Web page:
What I did know was that the archetypal hero of crime fiction should be in some sense set apart, a loner, capable of fetching up in dodgy bars at three in the morning, drinking whisky with no one back at home to worry about them. He or she should be beyond society, thereby free to go down the mean streets.
A nun according to common prejudice is someone who lives by solitude, who has set herself apart from family and society, and who, if she lives in an open order, could quite feasibly be accountable to no one. After all, these days, a nun is as likely to be dressed in jeans and live in a terraced house in Hackney, as to be covered in black from head to toe and inhabit a medieval cloister in a place of outstanding natural beauty. Modern nuns can be found in hostels for alcoholics, in centres for the homeless; freed, indeed, by their vows, to go down those mean streets.
But many fail to realise is that a convent is a social structure like any other. Far from escaping from any kind of accountability, those living the monastic life are still in a workplace facing the same workplace issues as anyone else. Nuns progress from their novitiate to management posts, rising up in their organisation like any other managerial person, and then finding themselves responsible for the running of things, the planning of building works, the worrying about funding and expenditure.
Rather than floating through the silent cloister on a cloud of unknowing, the modern nun is constantly called upon to deal with the everyday running of her community, or with the challenges of her work. Not only that, but there are the irritations of one's fellow workers to contend with - just like ordinary life, in fact, except without weekends off.
So much for the archetypal solitary nun. It would hardly be appropriate to be out chasing clues, when you're supposed to be doing the washing- up, or in a management meeting with the archdeacon to discuss the new roof. A convent, rather than being a collection of people seeking solitude, is more like a beehive, a collective body of interdependence and consensus.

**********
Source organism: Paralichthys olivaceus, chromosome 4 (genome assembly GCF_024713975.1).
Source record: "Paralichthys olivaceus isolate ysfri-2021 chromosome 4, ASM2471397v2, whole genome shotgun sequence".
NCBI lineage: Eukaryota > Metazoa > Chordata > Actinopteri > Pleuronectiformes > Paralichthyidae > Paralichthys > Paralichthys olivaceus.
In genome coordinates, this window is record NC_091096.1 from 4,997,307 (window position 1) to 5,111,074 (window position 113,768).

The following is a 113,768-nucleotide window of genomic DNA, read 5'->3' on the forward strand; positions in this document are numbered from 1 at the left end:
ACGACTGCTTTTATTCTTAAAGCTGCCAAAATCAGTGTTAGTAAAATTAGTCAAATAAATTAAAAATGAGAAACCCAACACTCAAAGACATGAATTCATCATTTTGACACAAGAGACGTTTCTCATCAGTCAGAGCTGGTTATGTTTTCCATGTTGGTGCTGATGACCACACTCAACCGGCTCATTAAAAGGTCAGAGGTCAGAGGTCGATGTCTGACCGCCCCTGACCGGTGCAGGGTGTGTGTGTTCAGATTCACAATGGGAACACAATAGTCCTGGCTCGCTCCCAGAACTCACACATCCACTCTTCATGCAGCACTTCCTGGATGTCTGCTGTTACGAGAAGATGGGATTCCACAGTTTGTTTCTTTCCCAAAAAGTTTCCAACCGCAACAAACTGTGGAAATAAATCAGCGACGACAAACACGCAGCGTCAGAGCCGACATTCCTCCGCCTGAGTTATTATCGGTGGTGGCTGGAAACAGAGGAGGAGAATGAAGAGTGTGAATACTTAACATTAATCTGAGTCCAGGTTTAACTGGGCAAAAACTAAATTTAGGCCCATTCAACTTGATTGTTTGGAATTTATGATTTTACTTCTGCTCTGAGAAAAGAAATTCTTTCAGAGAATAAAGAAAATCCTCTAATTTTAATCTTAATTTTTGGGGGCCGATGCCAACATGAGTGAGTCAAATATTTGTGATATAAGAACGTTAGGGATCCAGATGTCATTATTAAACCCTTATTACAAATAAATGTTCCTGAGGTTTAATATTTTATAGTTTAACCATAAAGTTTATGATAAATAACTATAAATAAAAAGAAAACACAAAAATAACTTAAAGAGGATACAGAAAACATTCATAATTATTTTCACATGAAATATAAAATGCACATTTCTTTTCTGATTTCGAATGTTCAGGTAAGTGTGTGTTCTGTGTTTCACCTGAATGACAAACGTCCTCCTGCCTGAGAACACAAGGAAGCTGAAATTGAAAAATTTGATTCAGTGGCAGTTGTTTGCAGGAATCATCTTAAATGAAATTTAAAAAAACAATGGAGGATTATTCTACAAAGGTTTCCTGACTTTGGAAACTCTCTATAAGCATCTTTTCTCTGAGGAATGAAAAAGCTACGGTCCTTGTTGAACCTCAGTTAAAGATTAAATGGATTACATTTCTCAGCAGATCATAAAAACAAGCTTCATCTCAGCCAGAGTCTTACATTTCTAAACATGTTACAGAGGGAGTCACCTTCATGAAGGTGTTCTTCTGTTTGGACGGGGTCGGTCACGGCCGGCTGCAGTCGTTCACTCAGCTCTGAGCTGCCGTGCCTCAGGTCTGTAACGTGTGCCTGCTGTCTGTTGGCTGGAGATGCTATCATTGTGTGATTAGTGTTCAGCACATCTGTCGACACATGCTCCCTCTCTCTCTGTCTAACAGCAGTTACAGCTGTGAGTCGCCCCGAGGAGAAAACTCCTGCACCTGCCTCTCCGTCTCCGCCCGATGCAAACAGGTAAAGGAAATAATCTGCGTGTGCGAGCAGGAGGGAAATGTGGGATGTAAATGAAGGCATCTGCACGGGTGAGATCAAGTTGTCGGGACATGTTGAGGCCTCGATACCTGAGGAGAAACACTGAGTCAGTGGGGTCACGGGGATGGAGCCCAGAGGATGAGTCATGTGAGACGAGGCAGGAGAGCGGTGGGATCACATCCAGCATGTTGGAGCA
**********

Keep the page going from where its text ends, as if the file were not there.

There is, however, another side to the archetype: the sense of struggle. In any crime novel, of course, there is the conflict between good and evil; but also, there is the series of challenges faced by the hero in uncovering the truth. In classic crime novels from the so-called "golden age", the detective simply finds him or herself up against the evidence, and has to fight with that. But, these days, we ask more of our crime fiction; the modern detective has his or her own struggle, his or her own personal battles to be fought - this could take the form of conflict within their personal life, a messy divorce perhaps or some past unresolved relationship which won't quite disappear. And, of course, joining a convent doesn't put an end to any of that. Entering a monastic community doesn't wipe out one's past. It doesn't cancel those all too human yearnings, desires or memories - but it might just offer a structure in which such issues can be contained or laid to rest.
Someone who takes up the monastic life may have relinquished the "outside world" in terms of family, mortgages or car insurance; but instead they face the challenges raised by their vows. Far from having run away, they have chosen to accept things as they are, to inhabit a place from where there is nowhere left to run. A convent is a place to live out one's real life, like anywhere else.
A nun, then. A fictional nun, someone who finds herself out chasing clues when she's supposed to be doing the washing-up. And she's still capable of fetching up in dodgy bars at three in the morning drinking far too much whisky. It could work.
Alison Joseph is the author of `The Dying Light' (Headline, pounds 17.99)Reuse content